Going back to Genesis 6, I said earlier that we should analyze this based on what has already been presented, unless something new is fully explained when presented.

The term “sons of God” is given only three other times in the Old Testament– as Missler noted, all in the book of Job. When you read this, you can easily infer that is speaking of angels.

Missler says that “sons of God” is “a term consistently used in the Old Testament for angels,” but it is really mentioned in only one other context – Job. This is sly because he is elevating one context – that of Job – above another, that of Genesis. And Job comes after Genesis – it is not progressive revelation if one cites Job first.

One word can have a zillion meanings and its meaning and translation must always be based on the context. There is no way we could get “angels” out of the context of Genesis 1 through 5.

And finally, let’s go to Deuteronomy 32:8 which Misseler speaks of when he cites the Greek translation, the Septuagint – “When the Most High divided their inheritance to the nations, When He separated the sons of Adam, He set the boundaries of the peoples According to the number of the children of Israel.”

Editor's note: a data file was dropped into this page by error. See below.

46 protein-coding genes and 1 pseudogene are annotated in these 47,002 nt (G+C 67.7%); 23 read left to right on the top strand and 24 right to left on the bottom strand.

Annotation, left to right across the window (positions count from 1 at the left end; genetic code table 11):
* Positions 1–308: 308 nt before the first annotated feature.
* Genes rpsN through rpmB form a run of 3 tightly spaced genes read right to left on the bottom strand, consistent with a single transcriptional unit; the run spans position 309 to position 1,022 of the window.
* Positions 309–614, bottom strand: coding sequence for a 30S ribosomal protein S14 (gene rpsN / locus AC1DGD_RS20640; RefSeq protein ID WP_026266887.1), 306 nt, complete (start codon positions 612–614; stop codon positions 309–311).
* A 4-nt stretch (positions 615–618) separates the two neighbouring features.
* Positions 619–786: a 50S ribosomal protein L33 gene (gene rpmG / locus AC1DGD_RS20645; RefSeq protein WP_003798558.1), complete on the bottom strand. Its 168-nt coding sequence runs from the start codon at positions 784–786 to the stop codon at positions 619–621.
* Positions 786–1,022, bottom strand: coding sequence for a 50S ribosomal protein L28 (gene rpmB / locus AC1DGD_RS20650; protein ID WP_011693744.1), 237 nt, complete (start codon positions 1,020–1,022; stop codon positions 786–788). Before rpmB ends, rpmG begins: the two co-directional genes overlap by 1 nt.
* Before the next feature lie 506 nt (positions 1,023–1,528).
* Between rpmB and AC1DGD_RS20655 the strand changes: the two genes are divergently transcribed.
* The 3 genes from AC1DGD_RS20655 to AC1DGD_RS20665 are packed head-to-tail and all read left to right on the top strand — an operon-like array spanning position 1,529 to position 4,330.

When I teach a Bible class, I bring up the same points time and again. One of them is to either skip over commentaries completely or to take them with a complete grain of salt. We don’t establish doctrine on what other people say. Another thing I tell them is to always read the footnotes. Footnotes aren’t commentaries, but they provide important insights into a variety of things.

In the case of Deuteronomy 32:8, other versions say “angels of God” instead of “children of Israel” and some others say “sons of God.” In all, there are differences across the board from ancient Hebrew and Greek versions and even to the oldest Latin versions.

That’s a big mess…what does that mean? Well, one thing is for certain, the term “sons of Israel” was believed by someone to mean the same thing as “sons of God.” And it’s most likely that others took the term “sons of God” to mean “angels of God.” Which is it?

When you’re looking at a poem like the one in Deuteronomy 32, you can’t take just a single verse and come to a conclusion, but when you look at the whole thing, it’s apparent that it is speaking about men, not angels. And in fact, in verse 3, when speaking to Israel, it says “Is He not your Father, who bought you? Has He not made you and established you?”

As you can see, even in Deuteronomy, the concept of the Father/son relationship is based on God’s people whom He has sovereignly chosen and redeemed. These are the sons of God, just as they are throughout the entire New Testament, without exception, as well.

Missler has done a lot of typing to convince people of his position, but none of what he says makes sense based on the overall premise of the Bible. In one of his papers he says this – “It should also be pointed out that most conservative Bible scholars accept the “angel” view. Among those supporting the “angel” view are…”